By: Jennifer Britt
In a special meeting Davis Mayor Alan Tomson discussed the on-going dilemma of short-term rentals in the Town of Davis. Before the meeting began Tomson addressed the people in attendance and set some ground rules. There were to be no public comments. More meetings would come in the future with dialog. Tomson went on to explain the Council’s reasoning for putting forth a memorandum concerning short-term rentals.
The Council wants balance between residential and business owners. Tomson stated if short-term rentals take over the charm and character go away from residential communities and how do the residents get to know their neighbors. The Council fears reckless short-term rentals happening in communities without HOAs.
In communities with HOAs they have a set of guidelines residents are bound to under contract and must agree to obey to terms in the agreement. Tomson explained areas with HOAs could have short-term rentals if the HOA allowed them to do so. The Council is hoping to minimize the number of short-term rentals to around 30 in residential areas. That is 10% of the housing currently in Davis. Tomson also explained all current HOA short-term rentals would be grand-fathered.
Sewer and water drainage issues were addressed, and although the Council was working with the DEP it could be a lengthy time before the issues are fixed. Allowing vacant buildings to be used for short-term rentals is an idea the Council is addressing as an option.
Major Tomson agrees that people are leaving big cities,because of COVID, to places less crowded and with fresh air. The up-side to that is the money these renters bring in for the local businesses. The down-side is the price of real estate could potentially sky rocket through the roof.
Mayor Tomson indicated he wants to learn the proper process of short-term rentals and have a compressive plan for the future of Davis, which is why the Council agreed to guest speaker City Attorney, Kin Sayre, addressing the concerns of the residents. Sayre addressed the divided community and the Davis City Council regarding the laws and regulations for short-term rentals.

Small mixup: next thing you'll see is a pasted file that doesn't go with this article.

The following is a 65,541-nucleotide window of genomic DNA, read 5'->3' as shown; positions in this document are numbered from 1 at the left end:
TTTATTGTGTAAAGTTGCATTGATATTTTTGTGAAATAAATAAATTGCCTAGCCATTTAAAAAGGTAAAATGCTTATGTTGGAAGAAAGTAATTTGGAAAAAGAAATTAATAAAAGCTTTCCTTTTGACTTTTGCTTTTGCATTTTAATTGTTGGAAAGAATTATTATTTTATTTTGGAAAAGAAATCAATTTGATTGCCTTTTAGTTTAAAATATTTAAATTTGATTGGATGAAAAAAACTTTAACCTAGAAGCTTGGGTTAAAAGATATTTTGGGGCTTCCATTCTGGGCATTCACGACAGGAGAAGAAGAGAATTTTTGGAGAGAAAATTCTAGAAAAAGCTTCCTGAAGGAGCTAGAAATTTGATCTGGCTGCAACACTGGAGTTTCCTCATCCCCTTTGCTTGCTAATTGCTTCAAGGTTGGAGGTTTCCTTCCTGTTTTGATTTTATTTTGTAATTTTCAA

Sayre explained that the process for regulating short-term rentals. Sayre went on to explain to the Council that the process takes time and has to be done the right way. In his explanation Sayre stated the Council could not change State Code or State Law, and with that the Council could not impose some of the items the Council was trying to mandate.
For instance, the Council wants to charge a special tax just on short-term rentals with special fees for things such as an extra bedroom. Sayre expressed the need for state legislation changes in order to do such things. Sayre suggested to the Council to start with Zoning and then work their way through the process of the proper channels.
Sayre also reminded the Council that the way they do for one they have to do for all. Example of such issue would the house inspections the Council is hoping to impose upon short-term rentals for fire-extinguisher, GFI plugs etc. This cannot be done explicitly for the short-term rentals. It has to be done for all rentals.
After Sayre thoroughly explained the process of the steps the Council needed to take, the Council asked Sayre for his professional opinion and clarification on matters pertaining to short-term rentals. By the adjournment of the meeting the Council has more understanding of the rules and regulations and would take everything they learned from Sayre into consideration.